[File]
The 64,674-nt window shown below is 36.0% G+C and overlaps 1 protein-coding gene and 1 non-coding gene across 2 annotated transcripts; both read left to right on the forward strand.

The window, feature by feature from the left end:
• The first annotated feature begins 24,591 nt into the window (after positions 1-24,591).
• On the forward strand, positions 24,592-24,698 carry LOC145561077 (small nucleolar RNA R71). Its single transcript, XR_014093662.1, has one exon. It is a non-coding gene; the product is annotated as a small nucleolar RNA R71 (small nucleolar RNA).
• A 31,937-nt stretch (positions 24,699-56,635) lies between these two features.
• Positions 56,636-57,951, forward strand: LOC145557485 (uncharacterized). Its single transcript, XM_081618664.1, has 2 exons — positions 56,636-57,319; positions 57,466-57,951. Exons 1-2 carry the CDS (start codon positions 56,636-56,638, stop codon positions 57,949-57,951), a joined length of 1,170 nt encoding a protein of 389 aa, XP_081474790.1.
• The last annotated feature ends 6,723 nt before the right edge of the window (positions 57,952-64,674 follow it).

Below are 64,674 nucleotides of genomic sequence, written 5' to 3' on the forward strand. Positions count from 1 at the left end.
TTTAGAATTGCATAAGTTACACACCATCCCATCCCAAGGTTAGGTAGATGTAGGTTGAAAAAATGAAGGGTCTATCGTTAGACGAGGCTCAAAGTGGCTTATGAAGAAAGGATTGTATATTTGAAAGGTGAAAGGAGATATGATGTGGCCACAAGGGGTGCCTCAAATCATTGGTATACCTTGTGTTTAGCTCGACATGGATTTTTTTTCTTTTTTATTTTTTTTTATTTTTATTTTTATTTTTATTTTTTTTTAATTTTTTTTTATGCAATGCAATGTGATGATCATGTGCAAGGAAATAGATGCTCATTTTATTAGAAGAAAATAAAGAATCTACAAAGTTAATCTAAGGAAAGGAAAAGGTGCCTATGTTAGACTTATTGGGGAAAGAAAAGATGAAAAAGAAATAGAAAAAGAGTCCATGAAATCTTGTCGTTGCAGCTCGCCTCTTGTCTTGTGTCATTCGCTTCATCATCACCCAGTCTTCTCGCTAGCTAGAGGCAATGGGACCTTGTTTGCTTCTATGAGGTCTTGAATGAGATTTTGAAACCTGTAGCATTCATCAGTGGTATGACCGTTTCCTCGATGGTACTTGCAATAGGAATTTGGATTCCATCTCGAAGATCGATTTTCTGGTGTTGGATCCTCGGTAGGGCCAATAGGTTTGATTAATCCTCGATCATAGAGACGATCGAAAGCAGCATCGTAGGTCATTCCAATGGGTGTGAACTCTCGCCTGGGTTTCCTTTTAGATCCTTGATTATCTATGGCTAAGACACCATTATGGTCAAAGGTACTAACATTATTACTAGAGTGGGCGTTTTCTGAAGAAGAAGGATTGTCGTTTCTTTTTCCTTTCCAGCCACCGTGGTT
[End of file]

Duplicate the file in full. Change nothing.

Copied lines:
The 64,674-nt window shown below is 36.0% G+C and overlaps 1 protein-coding gene and 1 non-coding gene across 2 annotated transcripts; both read left to right on the forward strand.

The window, feature by feature from the left end:
• The first annotated feature begins 24,591 nt into the window (after positions 1-24,591).
• On the forward strand, positions 24,592-24,698 carry LOC145561077 (small nucleolar RNA R71). Its single transcript, XR_014093662.1, has one exon. It is a non-coding gene; the product is annotated as a small nucleolar RNA R71 (small nucleolar RNA).
• A 31,937-nt stretch (positions 24,699-56,635) lies between these two features.
• Positions 56,636-57,951, forward strand: LOC145557485 (uncharacterized). Its single transcript, XM_081618664.1, has 2 exons — positions 56,636-57,319; positions 57,466-57,951. Exons 1-2 carry the CDS (start codon positions 56,636-56,638, stop codon positions 57,949-57,951), a joined length of 1,170 nt encoding a protein of 389 aa, XP_081474790.1.
• The last annotated feature ends 6,723 nt before the right edge of the window (positions 57,952-64,674 follow it).

Below are 64,674 nucleotides of genomic sequence, written 5' to 3' on the forward strand. Positions count from 1 at the left end.
TTTAGAATTGCATAAGTTACACACCATCCCATCCCAAGGTTAGGTAGATGTAGGTTGAAAAAATGAAGGGTCTATCGTTAGACGAGGCTCAAAGTGGCTTATGAAGAAAGGATTGTATATTTGAAAGGTGAAAGGAGATATGATGTGGCCACAAGGGGTGCCTCAAATCATTGGTATACCTTGTGTTTAGCTCGACATGGATTTTTTTTCTTTTTTATTTTTTTTTATTTTTATTTTTATTTTTATTTTTTTTTAATTTTTTTTTATGCAATGCAATGTGATGATCATGTGCAAGGAAATAGATGCTCATTTTATTAGAAGAAAATAAAGAATCTACAAAGTTAATCTAAGGAAAGGAAAAGGTGCCTATGTTAGACTTATTGGGGAAAGAAAAGATGAAAAAGAAATAGAAAAAGAGTCCATGAAATCTTGTCGTTGCAGCTCGCCTCTTGTCTTGTGTCATTCGCTTCATCATCACCCAGTCTTCTCGCTAGCTAGAGGCAATGGGACCTTGTTTGCTTCTATGAGGTCTTGAATGAGATTTTGAAACCTGTAGCATTCATCAGTGGTATGACCGTTTCCTCGATGGTACTTGCAATAGGAATTTGGATTCCATCTCGAAGATCGATTTTCTGGTGTTGGATCCTCGGTAGGGCCAATAGGTTTGATTAATCCTCGATCATAGAGACGATCGAAAGCAGCATCGTAGGTCATTCCAATGGGTGTGAACTCTCGCCTGGGTTTCCTTTTAGATCCTTGATTATCTATGGCTAAGACACCATTATGGTCAAAGGTACTAACATTATTACTAGAGTGGGCGTTTTCTGAAGAAGAAGGATTGTCGTTTCTTTTTCCTTTCCAGCCACCGTGGTT